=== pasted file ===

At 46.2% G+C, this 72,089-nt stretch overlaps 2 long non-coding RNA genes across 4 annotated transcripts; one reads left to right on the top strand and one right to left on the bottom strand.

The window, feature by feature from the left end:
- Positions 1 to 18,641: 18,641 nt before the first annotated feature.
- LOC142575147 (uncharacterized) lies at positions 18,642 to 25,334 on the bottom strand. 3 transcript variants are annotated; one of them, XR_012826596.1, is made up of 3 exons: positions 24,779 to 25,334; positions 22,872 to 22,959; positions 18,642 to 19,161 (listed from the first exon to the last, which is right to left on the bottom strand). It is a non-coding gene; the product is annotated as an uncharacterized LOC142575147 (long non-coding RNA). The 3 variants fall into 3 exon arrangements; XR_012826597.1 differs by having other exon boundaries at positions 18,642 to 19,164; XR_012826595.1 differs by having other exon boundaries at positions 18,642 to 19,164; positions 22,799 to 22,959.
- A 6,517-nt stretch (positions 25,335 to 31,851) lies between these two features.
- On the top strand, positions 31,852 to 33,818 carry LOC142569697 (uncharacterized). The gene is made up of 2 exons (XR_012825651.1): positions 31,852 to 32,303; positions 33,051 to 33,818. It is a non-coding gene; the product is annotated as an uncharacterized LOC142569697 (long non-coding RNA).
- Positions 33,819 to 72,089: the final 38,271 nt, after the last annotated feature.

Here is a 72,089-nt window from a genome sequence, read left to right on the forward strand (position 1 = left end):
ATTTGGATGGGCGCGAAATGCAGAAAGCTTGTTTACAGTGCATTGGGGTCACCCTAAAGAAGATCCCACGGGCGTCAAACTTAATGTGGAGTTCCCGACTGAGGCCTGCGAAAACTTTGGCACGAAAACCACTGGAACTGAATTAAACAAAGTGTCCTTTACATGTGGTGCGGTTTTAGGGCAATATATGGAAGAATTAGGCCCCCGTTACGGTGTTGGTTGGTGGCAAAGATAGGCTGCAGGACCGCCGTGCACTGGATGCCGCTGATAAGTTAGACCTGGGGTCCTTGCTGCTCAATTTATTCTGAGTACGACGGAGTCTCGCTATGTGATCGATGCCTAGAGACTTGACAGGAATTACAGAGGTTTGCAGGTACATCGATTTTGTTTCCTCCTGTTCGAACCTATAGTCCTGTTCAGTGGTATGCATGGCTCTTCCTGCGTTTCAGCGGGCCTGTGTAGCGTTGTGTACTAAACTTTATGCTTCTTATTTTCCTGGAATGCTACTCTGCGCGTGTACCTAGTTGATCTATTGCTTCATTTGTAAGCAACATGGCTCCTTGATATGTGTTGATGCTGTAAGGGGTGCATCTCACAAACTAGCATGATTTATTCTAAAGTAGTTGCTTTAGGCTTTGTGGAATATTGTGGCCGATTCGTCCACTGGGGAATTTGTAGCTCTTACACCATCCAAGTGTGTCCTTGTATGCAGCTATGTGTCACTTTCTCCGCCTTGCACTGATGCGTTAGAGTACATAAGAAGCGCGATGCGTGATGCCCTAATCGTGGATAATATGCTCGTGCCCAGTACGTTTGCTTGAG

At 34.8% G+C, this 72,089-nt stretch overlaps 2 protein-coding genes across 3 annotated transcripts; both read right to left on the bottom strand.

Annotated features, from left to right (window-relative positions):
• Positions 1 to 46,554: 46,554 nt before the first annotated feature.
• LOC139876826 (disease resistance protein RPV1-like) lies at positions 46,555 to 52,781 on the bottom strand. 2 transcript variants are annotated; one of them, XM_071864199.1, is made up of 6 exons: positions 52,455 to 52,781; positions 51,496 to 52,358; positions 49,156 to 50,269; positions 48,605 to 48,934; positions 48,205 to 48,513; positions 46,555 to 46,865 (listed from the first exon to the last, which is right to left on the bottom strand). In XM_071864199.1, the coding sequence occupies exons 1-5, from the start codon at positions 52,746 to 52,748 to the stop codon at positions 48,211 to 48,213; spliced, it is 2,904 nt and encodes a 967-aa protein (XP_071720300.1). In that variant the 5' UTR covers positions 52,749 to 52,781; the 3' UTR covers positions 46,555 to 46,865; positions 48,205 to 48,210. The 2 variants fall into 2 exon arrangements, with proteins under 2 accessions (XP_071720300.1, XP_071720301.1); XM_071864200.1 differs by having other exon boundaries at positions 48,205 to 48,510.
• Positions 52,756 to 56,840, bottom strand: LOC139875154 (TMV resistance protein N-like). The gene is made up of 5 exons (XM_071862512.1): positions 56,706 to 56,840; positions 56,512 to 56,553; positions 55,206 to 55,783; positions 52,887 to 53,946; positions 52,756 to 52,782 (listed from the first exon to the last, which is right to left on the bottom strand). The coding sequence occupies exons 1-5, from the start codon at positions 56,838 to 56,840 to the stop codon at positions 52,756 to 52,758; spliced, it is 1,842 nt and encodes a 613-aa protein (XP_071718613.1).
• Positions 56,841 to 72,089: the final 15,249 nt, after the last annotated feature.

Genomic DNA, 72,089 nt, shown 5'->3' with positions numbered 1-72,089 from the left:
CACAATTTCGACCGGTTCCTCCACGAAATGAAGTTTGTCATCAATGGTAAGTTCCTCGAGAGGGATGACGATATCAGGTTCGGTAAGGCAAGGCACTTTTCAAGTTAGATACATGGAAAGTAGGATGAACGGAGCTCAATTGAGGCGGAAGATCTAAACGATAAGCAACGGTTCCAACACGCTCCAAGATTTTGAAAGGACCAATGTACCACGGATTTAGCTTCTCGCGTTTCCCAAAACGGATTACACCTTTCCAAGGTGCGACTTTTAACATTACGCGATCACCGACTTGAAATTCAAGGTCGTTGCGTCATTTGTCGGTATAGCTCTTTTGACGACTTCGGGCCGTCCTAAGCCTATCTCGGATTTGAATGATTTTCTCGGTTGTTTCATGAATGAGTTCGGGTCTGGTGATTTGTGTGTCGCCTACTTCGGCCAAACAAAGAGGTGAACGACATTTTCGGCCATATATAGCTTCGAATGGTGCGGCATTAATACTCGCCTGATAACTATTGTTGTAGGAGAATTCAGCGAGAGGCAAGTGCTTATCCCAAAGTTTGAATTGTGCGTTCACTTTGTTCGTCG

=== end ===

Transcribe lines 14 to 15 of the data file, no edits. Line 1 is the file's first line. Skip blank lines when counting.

• Positions 52,756 to 56,840, bottom strand: LOC139875154 (TMV resistance protein N-like). The gene is made up of 5 exons (XM_071862512.1): positions 56,706 to 56,840; positions 56,512 to 56,553; positions 55,206 to 55,783; positions 52,887 to 53,946; positions 52,756 to 52,782 (listed from the first exon to the last, which is right to left on the bottom strand). The coding sequence occupies exons 1-5, from the start codon at positions 56,838 to 56,840 to the stop codon at positions 52,756 to 52,758; spliced, it is 1,842 nt and encodes a 613-aa protein (XP_071718613.1).
• Positions 56,841 to 72,089: the final 15,249 nt, after the last annotated feature.